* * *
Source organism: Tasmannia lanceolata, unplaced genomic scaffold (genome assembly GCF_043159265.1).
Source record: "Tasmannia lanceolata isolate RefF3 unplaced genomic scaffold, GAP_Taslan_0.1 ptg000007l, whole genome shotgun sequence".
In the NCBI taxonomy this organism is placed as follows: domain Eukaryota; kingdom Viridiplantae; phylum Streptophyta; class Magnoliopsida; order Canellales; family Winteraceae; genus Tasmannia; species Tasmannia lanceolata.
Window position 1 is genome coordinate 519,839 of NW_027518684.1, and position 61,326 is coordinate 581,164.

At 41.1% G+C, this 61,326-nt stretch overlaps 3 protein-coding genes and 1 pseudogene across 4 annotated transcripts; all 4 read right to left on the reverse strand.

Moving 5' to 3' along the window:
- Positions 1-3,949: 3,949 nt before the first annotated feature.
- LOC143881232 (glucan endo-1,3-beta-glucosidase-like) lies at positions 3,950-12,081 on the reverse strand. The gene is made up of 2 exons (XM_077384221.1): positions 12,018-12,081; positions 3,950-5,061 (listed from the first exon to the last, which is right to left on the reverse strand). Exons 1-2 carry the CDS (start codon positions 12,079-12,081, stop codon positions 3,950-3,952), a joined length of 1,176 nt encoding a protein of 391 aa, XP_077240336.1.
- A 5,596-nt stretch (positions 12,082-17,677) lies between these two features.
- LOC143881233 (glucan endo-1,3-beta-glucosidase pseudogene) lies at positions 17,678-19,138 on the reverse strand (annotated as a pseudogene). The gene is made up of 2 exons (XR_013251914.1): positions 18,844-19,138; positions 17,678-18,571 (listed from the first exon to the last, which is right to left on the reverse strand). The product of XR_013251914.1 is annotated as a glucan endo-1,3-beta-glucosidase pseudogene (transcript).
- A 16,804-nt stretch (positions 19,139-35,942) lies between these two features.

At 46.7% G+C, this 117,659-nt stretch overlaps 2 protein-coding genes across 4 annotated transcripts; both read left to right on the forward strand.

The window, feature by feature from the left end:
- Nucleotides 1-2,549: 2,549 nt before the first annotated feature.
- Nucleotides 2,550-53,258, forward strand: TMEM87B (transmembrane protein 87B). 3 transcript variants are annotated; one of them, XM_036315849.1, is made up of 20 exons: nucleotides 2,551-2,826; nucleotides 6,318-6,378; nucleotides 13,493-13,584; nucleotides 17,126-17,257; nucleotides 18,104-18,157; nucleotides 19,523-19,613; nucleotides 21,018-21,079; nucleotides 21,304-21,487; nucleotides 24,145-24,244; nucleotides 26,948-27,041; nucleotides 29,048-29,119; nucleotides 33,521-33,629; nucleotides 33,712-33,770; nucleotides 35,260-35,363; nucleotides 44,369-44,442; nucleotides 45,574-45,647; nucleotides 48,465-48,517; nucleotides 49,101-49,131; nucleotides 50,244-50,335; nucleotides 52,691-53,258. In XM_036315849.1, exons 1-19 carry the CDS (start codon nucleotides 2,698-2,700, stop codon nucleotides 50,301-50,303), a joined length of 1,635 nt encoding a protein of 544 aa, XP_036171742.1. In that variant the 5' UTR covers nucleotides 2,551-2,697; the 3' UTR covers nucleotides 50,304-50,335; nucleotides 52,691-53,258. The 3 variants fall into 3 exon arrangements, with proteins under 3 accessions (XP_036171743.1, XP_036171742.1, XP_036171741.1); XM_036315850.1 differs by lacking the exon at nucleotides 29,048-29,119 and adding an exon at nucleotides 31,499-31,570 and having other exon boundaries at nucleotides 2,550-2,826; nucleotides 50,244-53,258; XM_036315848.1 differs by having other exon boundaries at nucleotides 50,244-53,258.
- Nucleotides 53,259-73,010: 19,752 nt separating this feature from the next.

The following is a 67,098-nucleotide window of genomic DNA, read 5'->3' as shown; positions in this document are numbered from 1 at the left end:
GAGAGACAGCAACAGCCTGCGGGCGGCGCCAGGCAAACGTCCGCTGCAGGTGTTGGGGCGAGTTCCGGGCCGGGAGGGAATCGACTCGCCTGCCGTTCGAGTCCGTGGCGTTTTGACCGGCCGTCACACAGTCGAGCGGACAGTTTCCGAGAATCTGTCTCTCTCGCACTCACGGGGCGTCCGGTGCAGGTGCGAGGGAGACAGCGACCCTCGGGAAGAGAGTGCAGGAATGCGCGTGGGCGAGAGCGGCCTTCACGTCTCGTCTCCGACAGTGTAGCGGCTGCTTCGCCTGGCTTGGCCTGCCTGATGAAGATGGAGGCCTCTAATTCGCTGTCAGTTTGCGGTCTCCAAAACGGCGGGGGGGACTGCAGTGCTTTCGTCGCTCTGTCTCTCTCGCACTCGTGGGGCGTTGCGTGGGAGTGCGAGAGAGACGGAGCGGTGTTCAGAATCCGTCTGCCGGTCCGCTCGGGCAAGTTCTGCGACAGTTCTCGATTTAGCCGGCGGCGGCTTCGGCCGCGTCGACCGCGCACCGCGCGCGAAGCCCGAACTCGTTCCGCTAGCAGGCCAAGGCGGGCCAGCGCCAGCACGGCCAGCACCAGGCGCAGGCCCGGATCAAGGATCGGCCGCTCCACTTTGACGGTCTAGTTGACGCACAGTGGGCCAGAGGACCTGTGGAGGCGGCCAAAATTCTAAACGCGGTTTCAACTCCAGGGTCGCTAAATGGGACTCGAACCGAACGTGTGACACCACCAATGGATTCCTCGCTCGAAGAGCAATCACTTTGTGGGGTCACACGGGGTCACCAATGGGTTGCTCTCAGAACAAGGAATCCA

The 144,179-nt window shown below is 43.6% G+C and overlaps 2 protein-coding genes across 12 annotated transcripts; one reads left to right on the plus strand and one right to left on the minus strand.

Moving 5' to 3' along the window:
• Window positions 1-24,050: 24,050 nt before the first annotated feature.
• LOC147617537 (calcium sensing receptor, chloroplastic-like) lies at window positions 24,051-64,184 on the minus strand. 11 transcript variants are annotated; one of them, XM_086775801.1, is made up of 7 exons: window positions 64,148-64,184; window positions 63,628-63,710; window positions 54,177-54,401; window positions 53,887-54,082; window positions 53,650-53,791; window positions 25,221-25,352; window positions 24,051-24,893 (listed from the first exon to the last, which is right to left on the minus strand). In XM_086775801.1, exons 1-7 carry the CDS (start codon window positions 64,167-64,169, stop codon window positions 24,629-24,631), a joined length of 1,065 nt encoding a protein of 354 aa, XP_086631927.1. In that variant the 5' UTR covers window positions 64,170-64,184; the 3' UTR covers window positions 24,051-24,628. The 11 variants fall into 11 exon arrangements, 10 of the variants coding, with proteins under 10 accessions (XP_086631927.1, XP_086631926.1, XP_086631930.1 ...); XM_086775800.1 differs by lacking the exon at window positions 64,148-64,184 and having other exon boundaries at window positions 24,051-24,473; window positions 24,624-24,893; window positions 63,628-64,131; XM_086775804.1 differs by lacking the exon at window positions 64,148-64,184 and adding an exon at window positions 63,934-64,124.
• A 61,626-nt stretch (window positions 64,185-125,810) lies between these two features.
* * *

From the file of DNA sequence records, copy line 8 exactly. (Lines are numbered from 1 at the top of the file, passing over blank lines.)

- LOC143881232 (glucan endo-1,3-beta-glucosidase-like) lies at positions 3,950-12,081 on the reverse strand. The gene is made up of 2 exons (XM_077384221.1): positions 12,018-12,081; positions 3,950-5,061 (listed from the first exon to the last, which is right to left on the reverse strand). Exons 1-2 carry the CDS (start codon positions 12,079-12,081, stop codon positions 3,950-3,952), a joined length of 1,176 nt encoding a protein of 391 aa, XP_077240336.1.